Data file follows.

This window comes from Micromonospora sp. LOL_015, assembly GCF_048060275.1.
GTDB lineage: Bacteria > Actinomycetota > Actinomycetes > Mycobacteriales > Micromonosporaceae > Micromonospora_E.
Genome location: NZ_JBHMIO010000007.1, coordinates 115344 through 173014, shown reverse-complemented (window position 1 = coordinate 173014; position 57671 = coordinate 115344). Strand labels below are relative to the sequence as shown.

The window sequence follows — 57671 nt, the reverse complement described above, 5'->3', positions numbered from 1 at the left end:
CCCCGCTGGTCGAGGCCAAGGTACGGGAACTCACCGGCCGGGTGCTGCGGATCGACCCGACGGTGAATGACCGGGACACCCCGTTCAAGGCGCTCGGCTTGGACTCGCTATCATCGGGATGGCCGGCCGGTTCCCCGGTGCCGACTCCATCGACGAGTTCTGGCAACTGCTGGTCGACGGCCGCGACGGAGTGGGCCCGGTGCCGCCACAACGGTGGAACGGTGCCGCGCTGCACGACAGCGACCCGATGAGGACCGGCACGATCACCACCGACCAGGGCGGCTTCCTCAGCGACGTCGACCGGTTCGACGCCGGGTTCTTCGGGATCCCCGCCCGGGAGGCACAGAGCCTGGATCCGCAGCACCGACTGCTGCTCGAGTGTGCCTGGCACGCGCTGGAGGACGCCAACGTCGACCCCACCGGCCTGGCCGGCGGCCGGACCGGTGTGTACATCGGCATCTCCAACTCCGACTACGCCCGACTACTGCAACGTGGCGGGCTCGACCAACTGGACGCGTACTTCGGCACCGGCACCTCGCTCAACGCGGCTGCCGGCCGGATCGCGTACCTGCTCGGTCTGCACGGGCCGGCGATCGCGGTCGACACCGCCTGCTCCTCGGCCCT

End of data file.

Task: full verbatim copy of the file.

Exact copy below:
This window comes from Micromonospora sp. LOL_015, assembly GCF_048060275.1.
GTDB lineage: Bacteria > Actinomycetota > Actinomycetes > Mycobacteriales > Micromonosporaceae > Micromonospora_E.
Genome location: NZ_JBHMIO010000007.1, coordinates 115344 through 173014, shown reverse-complemented (window position 1 = coordinate 173014; position 57671 = coordinate 115344). Strand labels below are relative to the sequence as shown.

The window sequence follows — 57671 nt, the reverse complement described above, 5'->3', positions numbered from 1 at the left end:
CCCCGCTGGTCGAGGCCAAGGTACGGGAACTCACCGGCCGGGTGCTGCGGATCGACCCGACGGTGAATGACCGGGACACCCCGTTCAAGGCGCTCGGCTTGGACTCGCTATCATCGGGATGGCCGGCCGGTTCCCCGGTGCCGACTCCATCGACGAGTTCTGGCAACTGCTGGTCGACGGCCGCGACGGAGTGGGCCCGGTGCCGCCACAACGGTGGAACGGTGCCGCGCTGCACGACAGCGACCCGATGAGGACCGGCACGATCACCACCGACCAGGGCGGCTTCCTCAGCGACGTCGACCGGTTCGACGCCGGGTTCTTCGGGATCCCCGCCCGGGAGGCACAGAGCCTGGATCCGCAGCACCGACTGCTGCTCGAGTGTGCCTGGCACGCGCTGGAGGACGCCAACGTCGACCCCACCGGCCTGGCCGGCGGCCGGACCGGTGTGTACATCGGCATCTCCAACTCCGACTACGCCCGACTACTGCAACGTGGCGGGCTCGACCAACTGGACGCGTACTTCGGCACCGGCACCTCGCTCAACGCGGCTGCCGGCCGGATCGCGTACCTGCTCGGTCTGCACGGGCCGGCGATCGCGGTCGACACCGCCTGCTCCTCGGCCCT